“Well.” She struggled to get the knife around, her hand now aching. “I guess I never will—”

The door banged open and Coop marched in, a smile on his face, which vanished when he spotted the pumpkin lanterns. “What are you doing? You said those dang pumpkins were for pies to sell.”

She stood, the knife poised in her hand as she studied him. “Well, I had more than enough pumpkin for pies and there’s no point in wasting the remaining shells. I thought I could sell the jack o’ lanterns as well. Maybe put them on a crate by the road or something?”

“Hmm.” Coop stood there, his mouth puckered in thought. “I guess that’ll be all right.” He sauntered off to a small room by the kitchen he called his office.

She exchanged glances with Mrs. Craven, each getting on with their chores when Cooper reappeared, two rifles in his arms.

She stood back and looked at them. “Where . . .where are you going with those?”

“Hunting, of course. Dusty and I—”

Cassie grimaced. “Who’s Dusty?”

“Oh, Cassie. You know Dusty. The older puncher who works here. Jeez, how long you been livin’ here?”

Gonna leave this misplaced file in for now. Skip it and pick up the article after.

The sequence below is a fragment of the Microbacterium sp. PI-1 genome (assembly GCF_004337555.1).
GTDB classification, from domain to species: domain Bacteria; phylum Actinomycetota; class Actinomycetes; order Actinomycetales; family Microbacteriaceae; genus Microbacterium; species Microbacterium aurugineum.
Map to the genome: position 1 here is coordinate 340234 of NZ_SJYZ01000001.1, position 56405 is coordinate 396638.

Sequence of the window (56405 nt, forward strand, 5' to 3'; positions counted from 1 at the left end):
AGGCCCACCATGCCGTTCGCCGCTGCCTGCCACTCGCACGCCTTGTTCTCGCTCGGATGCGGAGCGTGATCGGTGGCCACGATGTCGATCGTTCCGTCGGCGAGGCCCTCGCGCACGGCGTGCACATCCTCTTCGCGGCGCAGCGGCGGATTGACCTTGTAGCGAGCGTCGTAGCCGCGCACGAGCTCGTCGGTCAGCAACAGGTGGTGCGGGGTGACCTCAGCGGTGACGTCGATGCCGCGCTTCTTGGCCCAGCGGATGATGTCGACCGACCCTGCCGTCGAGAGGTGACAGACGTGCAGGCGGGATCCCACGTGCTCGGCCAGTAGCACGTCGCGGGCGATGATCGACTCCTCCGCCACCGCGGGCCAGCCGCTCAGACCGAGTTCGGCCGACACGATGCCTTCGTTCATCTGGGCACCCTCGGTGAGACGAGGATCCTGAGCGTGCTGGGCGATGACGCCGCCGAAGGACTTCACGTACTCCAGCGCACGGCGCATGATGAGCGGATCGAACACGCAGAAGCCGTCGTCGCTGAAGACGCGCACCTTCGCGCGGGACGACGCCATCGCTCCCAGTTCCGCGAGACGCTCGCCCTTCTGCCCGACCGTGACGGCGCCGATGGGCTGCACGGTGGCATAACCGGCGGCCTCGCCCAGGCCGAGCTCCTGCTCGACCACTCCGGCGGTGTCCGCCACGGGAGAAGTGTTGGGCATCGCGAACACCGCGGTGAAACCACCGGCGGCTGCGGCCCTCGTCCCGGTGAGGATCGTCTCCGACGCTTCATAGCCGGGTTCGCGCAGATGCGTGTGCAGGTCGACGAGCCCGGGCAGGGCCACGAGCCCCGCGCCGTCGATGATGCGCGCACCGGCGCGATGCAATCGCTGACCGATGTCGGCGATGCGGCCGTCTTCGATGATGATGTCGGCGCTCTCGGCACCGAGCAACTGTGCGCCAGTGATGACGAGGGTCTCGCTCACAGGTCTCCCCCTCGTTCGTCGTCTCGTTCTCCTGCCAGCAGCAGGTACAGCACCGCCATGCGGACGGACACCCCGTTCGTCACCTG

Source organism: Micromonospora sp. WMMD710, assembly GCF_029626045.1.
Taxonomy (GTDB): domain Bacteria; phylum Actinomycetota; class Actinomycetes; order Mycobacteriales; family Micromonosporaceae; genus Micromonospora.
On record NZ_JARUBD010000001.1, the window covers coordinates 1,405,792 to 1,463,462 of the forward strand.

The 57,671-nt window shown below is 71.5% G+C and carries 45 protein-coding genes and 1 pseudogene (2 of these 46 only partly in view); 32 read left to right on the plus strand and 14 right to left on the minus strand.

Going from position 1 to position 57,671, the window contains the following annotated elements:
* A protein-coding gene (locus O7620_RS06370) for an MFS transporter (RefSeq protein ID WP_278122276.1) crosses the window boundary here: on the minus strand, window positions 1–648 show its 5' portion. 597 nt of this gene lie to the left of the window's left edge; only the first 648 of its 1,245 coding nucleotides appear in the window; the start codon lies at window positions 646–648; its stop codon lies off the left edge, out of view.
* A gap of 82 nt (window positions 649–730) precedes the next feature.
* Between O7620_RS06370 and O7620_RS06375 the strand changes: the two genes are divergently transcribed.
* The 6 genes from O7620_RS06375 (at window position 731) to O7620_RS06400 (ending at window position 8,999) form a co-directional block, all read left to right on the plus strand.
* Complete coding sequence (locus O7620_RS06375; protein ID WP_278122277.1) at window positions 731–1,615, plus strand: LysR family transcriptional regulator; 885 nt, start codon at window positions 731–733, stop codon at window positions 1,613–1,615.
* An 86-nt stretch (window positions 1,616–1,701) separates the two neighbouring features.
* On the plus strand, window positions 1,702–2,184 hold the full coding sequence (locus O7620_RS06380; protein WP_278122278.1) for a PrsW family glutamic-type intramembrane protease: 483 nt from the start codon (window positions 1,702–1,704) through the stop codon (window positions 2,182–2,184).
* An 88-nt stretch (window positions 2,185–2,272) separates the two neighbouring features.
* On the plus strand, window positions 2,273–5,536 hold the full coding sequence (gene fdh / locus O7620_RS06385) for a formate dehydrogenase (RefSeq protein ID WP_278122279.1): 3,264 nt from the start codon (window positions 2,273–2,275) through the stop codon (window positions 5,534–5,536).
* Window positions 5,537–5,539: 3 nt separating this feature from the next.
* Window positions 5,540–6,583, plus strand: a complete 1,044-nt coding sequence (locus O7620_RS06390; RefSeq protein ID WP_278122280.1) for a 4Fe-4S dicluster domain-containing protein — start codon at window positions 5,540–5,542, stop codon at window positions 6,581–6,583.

“So, what are you hunting?”

Mrs. Craven coughed.

“I’m hunting my dinner, of course, just like the cave men,” Coop snarled. “You got a problem with that?”

“You’re going to kill things?”

Coop glanced over at the finished pumpkins and for a terrible moment, she thought he was going to bring the rifles down on them. 

He switched back to her. “Listen to me,” he said in a low, steady voice. “If I don’t hunt, that wildlife eats my cattle’s feed, grazes my cattle’s land, drinks my cattle’s water. I don’t kill anything that don’t need killing here. You have a coyote in the hen house, you think you just let him be? This is the way it is on a ranch: the land and the cattle come first. Always have, always will, and no little city girl is gonna tell me how to live. You got that?”